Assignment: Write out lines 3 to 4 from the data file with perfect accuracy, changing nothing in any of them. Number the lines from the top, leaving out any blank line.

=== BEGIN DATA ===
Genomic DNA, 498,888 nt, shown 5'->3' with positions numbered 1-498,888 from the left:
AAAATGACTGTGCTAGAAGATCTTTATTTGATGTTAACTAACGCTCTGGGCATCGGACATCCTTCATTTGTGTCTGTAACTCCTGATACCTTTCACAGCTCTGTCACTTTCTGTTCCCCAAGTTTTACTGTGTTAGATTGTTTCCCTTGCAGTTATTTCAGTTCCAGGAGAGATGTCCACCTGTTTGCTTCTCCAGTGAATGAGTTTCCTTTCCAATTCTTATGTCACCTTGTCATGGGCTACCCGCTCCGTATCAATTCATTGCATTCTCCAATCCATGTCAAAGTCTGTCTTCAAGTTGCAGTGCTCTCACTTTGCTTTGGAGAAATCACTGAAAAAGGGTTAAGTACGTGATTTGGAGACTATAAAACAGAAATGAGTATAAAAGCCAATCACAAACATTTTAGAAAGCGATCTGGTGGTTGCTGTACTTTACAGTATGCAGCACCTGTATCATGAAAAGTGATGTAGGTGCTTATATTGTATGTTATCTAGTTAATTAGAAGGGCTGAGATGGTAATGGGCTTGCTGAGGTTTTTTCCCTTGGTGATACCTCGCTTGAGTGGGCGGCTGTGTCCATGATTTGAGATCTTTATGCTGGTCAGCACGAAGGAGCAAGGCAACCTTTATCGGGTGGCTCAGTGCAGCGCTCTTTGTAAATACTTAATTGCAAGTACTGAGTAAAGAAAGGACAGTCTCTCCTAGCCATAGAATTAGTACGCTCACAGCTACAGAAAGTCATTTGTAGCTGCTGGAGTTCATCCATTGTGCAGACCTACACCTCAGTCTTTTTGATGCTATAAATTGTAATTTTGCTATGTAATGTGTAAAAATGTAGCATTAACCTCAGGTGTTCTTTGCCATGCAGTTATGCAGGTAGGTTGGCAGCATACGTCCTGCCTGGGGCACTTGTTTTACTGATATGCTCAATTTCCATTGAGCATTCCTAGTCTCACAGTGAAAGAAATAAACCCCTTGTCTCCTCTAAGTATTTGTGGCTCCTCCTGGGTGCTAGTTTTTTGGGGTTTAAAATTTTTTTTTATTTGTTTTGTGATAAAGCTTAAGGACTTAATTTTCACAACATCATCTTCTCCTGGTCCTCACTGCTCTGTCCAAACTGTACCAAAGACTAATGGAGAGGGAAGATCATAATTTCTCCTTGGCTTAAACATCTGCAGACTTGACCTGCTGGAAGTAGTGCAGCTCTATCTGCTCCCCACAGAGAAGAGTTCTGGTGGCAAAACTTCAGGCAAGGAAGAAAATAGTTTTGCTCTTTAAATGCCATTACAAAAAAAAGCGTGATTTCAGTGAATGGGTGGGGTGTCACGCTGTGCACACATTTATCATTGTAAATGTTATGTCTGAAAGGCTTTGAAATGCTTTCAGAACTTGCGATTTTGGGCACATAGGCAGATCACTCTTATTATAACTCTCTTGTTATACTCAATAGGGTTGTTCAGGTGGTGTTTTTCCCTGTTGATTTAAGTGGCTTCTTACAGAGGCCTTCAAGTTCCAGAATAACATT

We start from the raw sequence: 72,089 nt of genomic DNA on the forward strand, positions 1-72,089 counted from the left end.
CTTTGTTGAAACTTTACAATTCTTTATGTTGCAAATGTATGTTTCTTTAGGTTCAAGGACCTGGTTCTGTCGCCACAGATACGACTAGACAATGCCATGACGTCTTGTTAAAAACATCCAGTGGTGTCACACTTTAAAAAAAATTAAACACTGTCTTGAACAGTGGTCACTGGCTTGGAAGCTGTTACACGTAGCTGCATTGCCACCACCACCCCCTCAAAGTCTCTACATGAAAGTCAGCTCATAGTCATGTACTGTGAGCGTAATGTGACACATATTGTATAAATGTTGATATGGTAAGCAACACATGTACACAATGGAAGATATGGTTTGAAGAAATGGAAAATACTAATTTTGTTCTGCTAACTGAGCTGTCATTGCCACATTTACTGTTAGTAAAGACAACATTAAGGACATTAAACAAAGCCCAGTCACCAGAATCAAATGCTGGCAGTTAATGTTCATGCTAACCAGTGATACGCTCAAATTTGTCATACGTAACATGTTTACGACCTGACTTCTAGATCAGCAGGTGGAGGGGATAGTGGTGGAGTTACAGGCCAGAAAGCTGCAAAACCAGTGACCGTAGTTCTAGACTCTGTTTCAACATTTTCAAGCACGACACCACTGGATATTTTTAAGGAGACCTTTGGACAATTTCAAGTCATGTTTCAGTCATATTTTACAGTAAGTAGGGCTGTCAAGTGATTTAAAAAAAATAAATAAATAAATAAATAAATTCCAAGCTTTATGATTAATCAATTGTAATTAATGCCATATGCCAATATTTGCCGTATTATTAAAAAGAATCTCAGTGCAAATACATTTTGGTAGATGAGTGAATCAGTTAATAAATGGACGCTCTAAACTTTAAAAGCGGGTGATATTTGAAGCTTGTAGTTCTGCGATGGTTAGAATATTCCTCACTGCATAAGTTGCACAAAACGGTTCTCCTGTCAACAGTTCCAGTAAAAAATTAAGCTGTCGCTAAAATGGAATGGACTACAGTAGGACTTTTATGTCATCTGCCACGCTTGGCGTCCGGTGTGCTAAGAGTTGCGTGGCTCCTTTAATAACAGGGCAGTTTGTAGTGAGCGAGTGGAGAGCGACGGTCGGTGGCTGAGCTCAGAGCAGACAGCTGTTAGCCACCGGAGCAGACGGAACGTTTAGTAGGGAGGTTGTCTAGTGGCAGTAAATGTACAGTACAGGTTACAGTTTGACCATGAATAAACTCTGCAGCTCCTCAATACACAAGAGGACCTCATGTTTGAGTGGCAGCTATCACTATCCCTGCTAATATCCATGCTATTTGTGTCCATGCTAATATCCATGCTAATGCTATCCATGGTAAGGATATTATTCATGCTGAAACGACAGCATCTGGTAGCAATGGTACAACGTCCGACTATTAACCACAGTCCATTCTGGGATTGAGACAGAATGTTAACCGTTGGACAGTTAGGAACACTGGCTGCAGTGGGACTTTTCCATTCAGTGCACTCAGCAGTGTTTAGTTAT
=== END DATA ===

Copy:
We start from the raw sequence: 72,089 nt of genomic DNA on the forward strand, positions 1-72,089 counted from the left end.
CTTTGTTGAAACTTTACAATTCTTTATGTTGCAAATGTATGTTTCTTTAGGTTCAAGGACCTGGTTCTGTCGCCACAGATACGACTAGACAATGCCATGACGTCTTGTTAAAAACATCCAGTGGTGTCACACTTTAAAAAAAATTAAACACTGTCTTGAACAGTGGTCACTGGCTTGGAAGCTGTTACACGTAGCTGCATTGCCACCACCACCCCCTCAAAGTCTCTACATGAAAGTCAGCTCATAGTCATGTACTGTGAGCGTAATGTGACACATATTGTATAAATGTTGATATGGTAAGCAACACATGTACACAATGGAAGATATGGTTTGAAGAAATGGAAAATACTAATTTTGTTCTGCTAACTGAGCTGTCATTGCCACATTTACTGTTAGTAAAGACAACATTAAGGACATTAAACAAAGCCCAGTCACCAGAATCAAATGCTGGCAGTTAATGTTCATGCTAACCAGTGATACGCTCAAATTTGTCATACGTAACATGTTTACGACCTGACTTCTAGATCAGCAGGTGGAGGGGATAGTGGTGGAGTTACAGGCCAGAAAGCTGCAAAACCAGTGACCGTAGTTCTAGACTCTGTTTCAACATTTTCAAGCACGACACCACTGGATATTTTTAAGGAGACCTTTGGACAATTTCAAGTCATGTTTCAGTCATATTTTACAGTAAGTAGGGCTGTCAAGTGATTTAAAAAAAATAAATAAATAAATAAATAAATTCCAAGCTTTATGATTAATCAATTGTAATTAATGCCATATGCCAATATTTGCCGTATTATTAAAAAGAATCTCAGTGCAAATACATTTTGGTAGATGAGTGAATCAGTTAATAAATGGACGCTCTAAACTTTAAAAGCGGGTGATATTTGAAGCTTGTAGTTCTGCGATGGTTAGAATATTCCTCACTGCATAAGTTGCACAAAACGGTTCTCCTGTCAACAGTTCCAGTAAAAAATTAAGCTGTCGCTAAAATGGAATGGACTACAGTAGGACTTTTATGTCATCTGCCACGCTTGGCGTCCGGTGTGCTAAGAGTTGCGTGGCTCCTTTAATAACAGGGCAGTTTGTAGTGAGCGAGTGGAGAGCGACGGTCGGTGGCTGAGCTCAGAGCAGACAGCTGTTAGCCACCGGAGCAGACGGAACGTTTAGTAGGGAGGTTGTCTAGTGGCAGTAAATGTACAGTACAGGTTACAGTTTGACCATGAATAAACTCTGCAGCTCCTCAATACACAAGAGGACCTCATGTTTGAGTGGCAGCTATCACTATCCCTGCTAATATCCATGCTATTTGTGTCCATGCTAATATCCATGCTAATGCTATCCATGGTAAGGATATTATTCATGCTGAAACGACAGCATCTGGTAGCAATGGTACAACGTCCGACTATTAACCACAGTCCATTCTGGGATTGAGACAGAATGTTAACCGTTGGACAGTTAGGAACACTGGCTGCAGTGGGACTTTTCCATTCAGTGCACTCAGCAGTGTTTAGTTAT